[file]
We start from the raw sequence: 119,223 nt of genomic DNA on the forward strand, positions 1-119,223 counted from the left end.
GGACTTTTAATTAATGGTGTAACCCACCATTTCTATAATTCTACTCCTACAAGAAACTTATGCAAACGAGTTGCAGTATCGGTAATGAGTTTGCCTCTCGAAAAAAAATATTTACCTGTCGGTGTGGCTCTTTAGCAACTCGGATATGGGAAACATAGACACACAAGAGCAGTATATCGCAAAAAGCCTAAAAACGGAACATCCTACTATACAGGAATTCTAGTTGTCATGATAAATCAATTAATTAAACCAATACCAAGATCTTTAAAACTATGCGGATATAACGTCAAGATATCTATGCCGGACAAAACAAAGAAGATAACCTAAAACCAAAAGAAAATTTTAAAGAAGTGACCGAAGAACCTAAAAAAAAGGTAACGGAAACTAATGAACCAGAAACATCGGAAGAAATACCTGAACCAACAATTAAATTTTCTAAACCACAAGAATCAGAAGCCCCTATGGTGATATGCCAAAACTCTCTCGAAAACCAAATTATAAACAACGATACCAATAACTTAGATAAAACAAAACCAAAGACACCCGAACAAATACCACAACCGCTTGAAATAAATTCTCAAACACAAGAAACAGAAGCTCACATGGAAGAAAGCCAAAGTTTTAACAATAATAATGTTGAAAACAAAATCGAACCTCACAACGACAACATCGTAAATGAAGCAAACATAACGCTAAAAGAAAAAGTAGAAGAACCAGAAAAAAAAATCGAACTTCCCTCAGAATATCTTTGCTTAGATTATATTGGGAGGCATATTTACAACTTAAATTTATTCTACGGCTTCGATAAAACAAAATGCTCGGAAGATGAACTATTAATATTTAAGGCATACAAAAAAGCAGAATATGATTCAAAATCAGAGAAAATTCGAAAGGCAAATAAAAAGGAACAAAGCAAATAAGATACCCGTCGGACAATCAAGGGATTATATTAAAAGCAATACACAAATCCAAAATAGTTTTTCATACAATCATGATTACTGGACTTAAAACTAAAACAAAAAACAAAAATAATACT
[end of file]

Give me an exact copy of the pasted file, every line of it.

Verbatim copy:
We start from the raw sequence: 119,223 nt of genomic DNA on the forward strand, positions 1-119,223 counted from the left end.
GGACTTTTAATTAATGGTGTAACCCACCATTTCTATAATTCTACTCCTACAAGAAACTTATGCAAACGAGTTGCAGTATCGGTAATGAGTTTGCCTCTCGAAAAAAAATATTTACCTGTCGGTGTGGCTCTTTAGCAACTCGGATATGGGAAACATAGACACACAAGAGCAGTATATCGCAAAAAGCCTAAAAACGGAACATCCTACTATACAGGAATTCTAGTTGTCATGATAAATCAATTAATTAAACCAATACCAAGATCTTTAAAACTATGCGGATATAACGTCAAGATATCTATGCCGGACAAAACAAAGAAGATAACCTAAAACCAAAAGAAAATTTTAAAGAAGTGACCGAAGAACCTAAAAAAAAGGTAACGGAAACTAATGAACCAGAAACATCGGAAGAAATACCTGAACCAACAATTAAATTTTCTAAACCACAAGAATCAGAAGCCCCTATGGTGATATGCCAAAACTCTCTCGAAAACCAAATTATAAACAACGATACCAATAACTTAGATAAAACAAAACCAAAGACACCCGAACAAATACCACAACCGCTTGAAATAAATTCTCAAACACAAGAAACAGAAGCTCACATGGAAGAAAGCCAAAGTTTTAACAATAATAATGTTGAAAACAAAATCGAACCTCACAACGACAACATCGTAAATGAAGCAAACATAACGCTAAAAGAAAAAGTAGAAGAACCAGAAAAAAAAATCGAACTTCCCTCAGAATATCTTTGCTTAGATTATATTGGGAGGCATATTTACAACTTAAATTTATTCTACGGCTTCGATAAAACAAAATGCTCGGAAGATGAACTATTAATATTTAAGGCATACAAAAAAGCAGAATATGATTCAAAATCAGAGAAAATTCGAAAGGCAAATAAAAAGGAACAAAGCAAATAAGATACCCGTCGGACAATCAAGGGATTATATTAAAAGCAATACACAAATCCAAAATAGTTTTTCATACAATCATGATTACTGGACTTAAAACTAAAACAAAAAACAAAAATAATACT